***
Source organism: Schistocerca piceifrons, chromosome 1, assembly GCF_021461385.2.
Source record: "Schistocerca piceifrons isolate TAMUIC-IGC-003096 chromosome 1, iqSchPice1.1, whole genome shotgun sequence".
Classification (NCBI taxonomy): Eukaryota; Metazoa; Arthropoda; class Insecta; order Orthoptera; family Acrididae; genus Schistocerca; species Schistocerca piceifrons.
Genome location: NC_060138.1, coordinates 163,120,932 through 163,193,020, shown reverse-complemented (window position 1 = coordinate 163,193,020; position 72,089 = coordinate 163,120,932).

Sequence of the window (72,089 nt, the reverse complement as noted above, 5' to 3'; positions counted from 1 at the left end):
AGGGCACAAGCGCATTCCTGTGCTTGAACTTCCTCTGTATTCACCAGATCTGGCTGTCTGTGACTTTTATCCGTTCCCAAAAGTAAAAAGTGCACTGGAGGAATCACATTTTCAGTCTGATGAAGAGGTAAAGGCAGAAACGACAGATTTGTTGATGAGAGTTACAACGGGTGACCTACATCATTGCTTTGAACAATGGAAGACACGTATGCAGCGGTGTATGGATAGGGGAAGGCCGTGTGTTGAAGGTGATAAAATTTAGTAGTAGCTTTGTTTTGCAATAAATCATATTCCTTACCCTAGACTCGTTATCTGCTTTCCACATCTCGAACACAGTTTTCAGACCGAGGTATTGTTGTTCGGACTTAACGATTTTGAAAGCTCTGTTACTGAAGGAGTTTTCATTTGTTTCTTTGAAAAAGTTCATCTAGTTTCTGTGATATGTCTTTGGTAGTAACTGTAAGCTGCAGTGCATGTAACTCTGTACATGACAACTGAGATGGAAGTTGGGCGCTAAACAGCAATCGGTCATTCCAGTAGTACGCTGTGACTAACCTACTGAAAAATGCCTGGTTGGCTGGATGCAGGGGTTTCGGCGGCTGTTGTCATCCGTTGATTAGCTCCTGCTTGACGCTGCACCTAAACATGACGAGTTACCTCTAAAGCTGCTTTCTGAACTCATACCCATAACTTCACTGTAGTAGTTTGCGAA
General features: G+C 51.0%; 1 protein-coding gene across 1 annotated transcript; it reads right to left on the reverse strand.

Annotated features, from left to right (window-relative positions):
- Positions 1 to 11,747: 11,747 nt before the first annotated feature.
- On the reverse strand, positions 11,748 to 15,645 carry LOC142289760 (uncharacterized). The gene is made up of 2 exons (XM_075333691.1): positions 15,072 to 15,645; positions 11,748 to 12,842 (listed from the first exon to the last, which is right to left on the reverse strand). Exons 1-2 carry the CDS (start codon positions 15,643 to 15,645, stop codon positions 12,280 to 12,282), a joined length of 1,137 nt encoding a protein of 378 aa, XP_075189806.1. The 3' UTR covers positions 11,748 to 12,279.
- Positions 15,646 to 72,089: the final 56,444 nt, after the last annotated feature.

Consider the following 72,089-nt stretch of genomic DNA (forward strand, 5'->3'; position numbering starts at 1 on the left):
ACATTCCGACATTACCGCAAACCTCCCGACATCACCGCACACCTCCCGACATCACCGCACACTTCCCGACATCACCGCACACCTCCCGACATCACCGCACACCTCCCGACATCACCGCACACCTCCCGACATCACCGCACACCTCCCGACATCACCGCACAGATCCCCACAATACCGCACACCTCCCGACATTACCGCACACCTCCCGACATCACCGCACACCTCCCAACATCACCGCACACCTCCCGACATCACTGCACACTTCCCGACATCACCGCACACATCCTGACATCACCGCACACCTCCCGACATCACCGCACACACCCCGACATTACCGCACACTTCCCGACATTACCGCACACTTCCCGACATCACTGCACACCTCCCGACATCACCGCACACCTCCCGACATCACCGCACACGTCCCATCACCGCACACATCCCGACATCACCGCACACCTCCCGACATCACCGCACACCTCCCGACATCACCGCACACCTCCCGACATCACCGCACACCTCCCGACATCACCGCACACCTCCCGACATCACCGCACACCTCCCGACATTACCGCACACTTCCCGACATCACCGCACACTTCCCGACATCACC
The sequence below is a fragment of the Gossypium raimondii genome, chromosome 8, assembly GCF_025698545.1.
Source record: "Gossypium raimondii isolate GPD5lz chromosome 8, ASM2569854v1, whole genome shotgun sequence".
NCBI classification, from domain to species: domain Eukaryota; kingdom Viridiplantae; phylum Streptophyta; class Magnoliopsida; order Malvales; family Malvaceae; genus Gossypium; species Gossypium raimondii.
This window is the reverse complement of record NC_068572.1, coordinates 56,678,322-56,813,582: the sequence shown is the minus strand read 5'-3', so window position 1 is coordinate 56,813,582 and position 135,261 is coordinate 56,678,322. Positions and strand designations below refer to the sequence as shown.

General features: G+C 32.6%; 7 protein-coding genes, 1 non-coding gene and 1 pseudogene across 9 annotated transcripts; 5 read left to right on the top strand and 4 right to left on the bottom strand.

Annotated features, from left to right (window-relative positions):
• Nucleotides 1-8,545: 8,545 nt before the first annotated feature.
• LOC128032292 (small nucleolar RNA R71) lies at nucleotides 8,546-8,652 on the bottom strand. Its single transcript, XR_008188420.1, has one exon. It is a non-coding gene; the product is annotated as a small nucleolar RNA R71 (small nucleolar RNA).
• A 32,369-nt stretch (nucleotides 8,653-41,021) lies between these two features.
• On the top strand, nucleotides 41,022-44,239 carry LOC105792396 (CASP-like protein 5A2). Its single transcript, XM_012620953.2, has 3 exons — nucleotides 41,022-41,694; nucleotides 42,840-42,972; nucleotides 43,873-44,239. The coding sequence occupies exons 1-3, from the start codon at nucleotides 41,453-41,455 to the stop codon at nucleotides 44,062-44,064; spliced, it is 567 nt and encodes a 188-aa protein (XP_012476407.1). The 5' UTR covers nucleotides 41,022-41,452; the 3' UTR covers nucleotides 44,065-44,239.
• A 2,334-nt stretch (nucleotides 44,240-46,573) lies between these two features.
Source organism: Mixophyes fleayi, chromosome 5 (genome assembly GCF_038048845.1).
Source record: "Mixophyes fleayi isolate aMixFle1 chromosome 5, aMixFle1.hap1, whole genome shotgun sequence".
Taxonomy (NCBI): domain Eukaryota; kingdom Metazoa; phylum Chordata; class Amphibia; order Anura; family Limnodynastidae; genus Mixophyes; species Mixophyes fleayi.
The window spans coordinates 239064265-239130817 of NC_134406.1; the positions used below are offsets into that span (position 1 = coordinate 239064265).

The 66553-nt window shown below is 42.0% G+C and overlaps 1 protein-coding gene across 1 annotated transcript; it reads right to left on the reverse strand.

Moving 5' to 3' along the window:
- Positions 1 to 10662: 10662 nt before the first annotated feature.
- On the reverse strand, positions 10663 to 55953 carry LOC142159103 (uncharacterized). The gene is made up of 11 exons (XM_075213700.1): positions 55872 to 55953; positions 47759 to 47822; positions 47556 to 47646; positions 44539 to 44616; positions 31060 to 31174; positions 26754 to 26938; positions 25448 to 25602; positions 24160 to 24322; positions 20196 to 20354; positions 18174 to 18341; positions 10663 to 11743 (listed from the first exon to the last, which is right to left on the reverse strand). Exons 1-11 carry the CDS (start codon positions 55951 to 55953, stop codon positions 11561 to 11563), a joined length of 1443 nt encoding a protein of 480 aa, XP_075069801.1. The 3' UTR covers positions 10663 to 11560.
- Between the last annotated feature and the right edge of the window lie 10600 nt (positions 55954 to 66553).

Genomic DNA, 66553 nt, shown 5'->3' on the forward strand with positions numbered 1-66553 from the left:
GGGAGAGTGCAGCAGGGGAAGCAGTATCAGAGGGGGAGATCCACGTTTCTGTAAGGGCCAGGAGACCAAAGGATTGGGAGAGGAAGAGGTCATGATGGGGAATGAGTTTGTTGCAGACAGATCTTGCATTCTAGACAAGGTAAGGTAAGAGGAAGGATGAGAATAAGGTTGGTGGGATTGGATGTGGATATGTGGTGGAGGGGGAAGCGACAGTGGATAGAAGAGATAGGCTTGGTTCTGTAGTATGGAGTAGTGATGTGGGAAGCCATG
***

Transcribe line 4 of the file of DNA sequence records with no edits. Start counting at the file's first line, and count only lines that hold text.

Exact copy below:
Genome location: NC_060138.1, coordinates 163,120,932 through 163,193,020, shown reverse-complemented (window position 1 = coordinate 163,193,020; position 72,089 = coordinate 163,120,932).